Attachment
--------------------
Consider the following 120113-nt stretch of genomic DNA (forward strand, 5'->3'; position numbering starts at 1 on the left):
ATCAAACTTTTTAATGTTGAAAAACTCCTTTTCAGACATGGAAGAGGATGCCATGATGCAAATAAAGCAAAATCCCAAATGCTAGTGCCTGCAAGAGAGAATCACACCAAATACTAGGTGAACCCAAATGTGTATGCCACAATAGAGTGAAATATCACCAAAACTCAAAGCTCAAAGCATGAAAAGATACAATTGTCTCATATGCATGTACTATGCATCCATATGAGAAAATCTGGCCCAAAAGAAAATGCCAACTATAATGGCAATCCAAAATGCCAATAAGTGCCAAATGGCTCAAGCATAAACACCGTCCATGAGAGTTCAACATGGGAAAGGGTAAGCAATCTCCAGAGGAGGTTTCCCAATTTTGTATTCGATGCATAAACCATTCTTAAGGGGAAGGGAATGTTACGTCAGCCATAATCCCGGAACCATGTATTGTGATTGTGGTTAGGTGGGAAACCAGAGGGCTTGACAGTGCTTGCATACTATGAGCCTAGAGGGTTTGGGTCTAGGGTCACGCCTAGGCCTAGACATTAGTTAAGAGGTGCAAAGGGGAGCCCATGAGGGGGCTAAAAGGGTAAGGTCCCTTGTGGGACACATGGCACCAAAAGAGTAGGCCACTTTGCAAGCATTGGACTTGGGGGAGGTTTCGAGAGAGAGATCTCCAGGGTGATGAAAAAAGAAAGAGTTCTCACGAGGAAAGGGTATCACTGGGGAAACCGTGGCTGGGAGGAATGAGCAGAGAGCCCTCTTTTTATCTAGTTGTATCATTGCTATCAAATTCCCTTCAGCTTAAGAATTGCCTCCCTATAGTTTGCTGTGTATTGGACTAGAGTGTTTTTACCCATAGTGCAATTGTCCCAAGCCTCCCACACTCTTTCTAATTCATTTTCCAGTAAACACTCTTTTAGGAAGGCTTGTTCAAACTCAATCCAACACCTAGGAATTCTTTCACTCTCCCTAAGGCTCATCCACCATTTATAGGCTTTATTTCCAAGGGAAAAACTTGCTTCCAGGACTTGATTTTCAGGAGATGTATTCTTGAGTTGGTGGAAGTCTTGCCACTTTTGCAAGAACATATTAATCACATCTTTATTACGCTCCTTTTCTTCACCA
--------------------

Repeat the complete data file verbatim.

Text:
Consider the following 120113-nt stretch of genomic DNA (forward strand, 5'->3'; position numbering starts at 1 on the left):
ATCAAACTTTTTAATGTTGAAAAACTCCTTTTCAGACATGGAAGAGGATGCCATGATGCAAATAAAGCAAAATCCCAAATGCTAGTGCCTGCAAGAGAGAATCACACCAAATACTAGGTGAACCCAAATGTGTATGCCACAATAGAGTGAAATATCACCAAAACTCAAAGCTCAAAGCATGAAAAGATACAATTGTCTCATATGCATGTACTATGCATCCATATGAGAAAATCTGGCCCAAAAGAAAATGCCAACTATAATGGCAATCCAAAATGCCAATAAGTGCCAAATGGCTCAAGCATAAACACCGTCCATGAGAGTTCAACATGGGAAAGGGTAAGCAATCTCCAGAGGAGGTTTCCCAATTTTGTATTCGATGCATAAACCATTCTTAAGGGGAAGGGAATGTTACGTCAGCCATAATCCCGGAACCATGTATTGTGATTGTGGTTAGGTGGGAAACCAGAGGGCTTGACAGTGCTTGCATACTATGAGCCTAGAGGGTTTGGGTCTAGGGTCACGCCTAGGCCTAGACATTAGTTAAGAGGTGCAAAGGGGAGCCCATGAGGGGGCTAAAAGGGTAAGGTCCCTTGTGGGACACATGGCACCAAAAGAGTAGGCCACTTTGCAAGCATTGGACTTGGGGGAGGTTTCGAGAGAGAGATCTCCAGGGTGATGAAAAAAGAAAGAGTTCTCACGAGGAAAGGGTATCACTGGGGAAACCGTGGCTGGGAGGAATGAGCAGAGAGCCCTCTTTTTATCTAGTTGTATCATTGCTATCAAATTCCCTTCAGCTTAAGAATTGCCTCCCTATAGTTTGCTGTGTATTGGACTAGAGTGTTTTTACCCATAGTGCAATTGTCCCAAGCCTCCCACACTCTTTCTAATTCATTTTCCAGTAAACACTCTTTTAGGAAGGCTTGTTCAAACTCAATCCAACACCTAGGAATTCTTTCACTCTCCCTAAGGCTCATCCACCATTTATAGGCTTTATTTCCAAGGGAAAAACTTGCTTCCAGGACTTGATTTTCAGGAGATGTATTCTTGAGTTGGTGGAAGTCTTGCCACTTTTGCAAGAACATATTAATCACATCTTTATTACGCTCCTTTTCTTCACCA